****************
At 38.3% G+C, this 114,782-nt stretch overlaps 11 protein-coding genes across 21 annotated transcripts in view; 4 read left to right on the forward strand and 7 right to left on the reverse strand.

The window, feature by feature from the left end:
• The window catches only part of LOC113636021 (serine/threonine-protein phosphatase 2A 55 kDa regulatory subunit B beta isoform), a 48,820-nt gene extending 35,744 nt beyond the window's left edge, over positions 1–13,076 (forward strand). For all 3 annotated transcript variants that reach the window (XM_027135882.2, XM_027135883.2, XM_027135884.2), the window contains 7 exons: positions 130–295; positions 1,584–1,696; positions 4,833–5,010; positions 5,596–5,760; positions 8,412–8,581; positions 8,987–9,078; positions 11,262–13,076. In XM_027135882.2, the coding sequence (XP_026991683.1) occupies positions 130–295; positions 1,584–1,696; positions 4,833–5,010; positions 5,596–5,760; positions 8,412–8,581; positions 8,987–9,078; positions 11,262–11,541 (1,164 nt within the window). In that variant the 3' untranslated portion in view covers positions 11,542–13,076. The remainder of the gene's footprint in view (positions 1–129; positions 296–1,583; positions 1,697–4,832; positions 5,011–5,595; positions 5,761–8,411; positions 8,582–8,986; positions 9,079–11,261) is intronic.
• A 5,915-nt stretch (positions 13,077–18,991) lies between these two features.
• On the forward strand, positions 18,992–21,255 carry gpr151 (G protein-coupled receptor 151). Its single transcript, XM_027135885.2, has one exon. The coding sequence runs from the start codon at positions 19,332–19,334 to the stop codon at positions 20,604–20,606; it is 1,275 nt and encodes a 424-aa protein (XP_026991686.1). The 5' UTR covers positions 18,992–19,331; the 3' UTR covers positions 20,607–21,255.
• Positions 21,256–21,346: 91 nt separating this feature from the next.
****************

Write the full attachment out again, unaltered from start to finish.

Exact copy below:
At 38.3% G+C, this 114,782-nt stretch overlaps 11 protein-coding genes across 21 annotated transcripts in view; 4 read left to right on the forward strand and 7 right to left on the reverse strand.

The window, feature by feature from the left end:
• The window catches only part of LOC113636021 (serine/threonine-protein phosphatase 2A 55 kDa regulatory subunit B beta isoform), a 48,820-nt gene extending 35,744 nt beyond the window's left edge, over positions 1–13,076 (forward strand). For all 3 annotated transcript variants that reach the window (XM_027135882.2, XM_027135883.2, XM_027135884.2), the window contains 7 exons: positions 130–295; positions 1,584–1,696; positions 4,833–5,010; positions 5,596–5,760; positions 8,412–8,581; positions 8,987–9,078; positions 11,262–13,076. In XM_027135882.2, the coding sequence (XP_026991683.1) occupies positions 130–295; positions 1,584–1,696; positions 4,833–5,010; positions 5,596–5,760; positions 8,412–8,581; positions 8,987–9,078; positions 11,262–11,541 (1,164 nt within the window). In that variant the 3' untranslated portion in view covers positions 11,542–13,076. The remainder of the gene's footprint in view (positions 1–129; positions 296–1,583; positions 1,697–4,832; positions 5,011–5,595; positions 5,761–8,411; positions 8,582–8,986; positions 9,079–11,261) is intronic.
• A 5,915-nt stretch (positions 13,077–18,991) lies between these two features.
• On the forward strand, positions 18,992–21,255 carry gpr151 (G protein-coupled receptor 151). Its single transcript, XM_027135885.2, has one exon. The coding sequence runs from the start codon at positions 19,332–19,334 to the stop codon at positions 20,604–20,606; it is 1,275 nt and encodes a 424-aa protein (XP_026991686.1). The 5' UTR covers positions 18,992–19,331; the 3' UTR covers positions 20,607–21,255.
• Positions 21,256–21,346: 91 nt separating this feature from the next.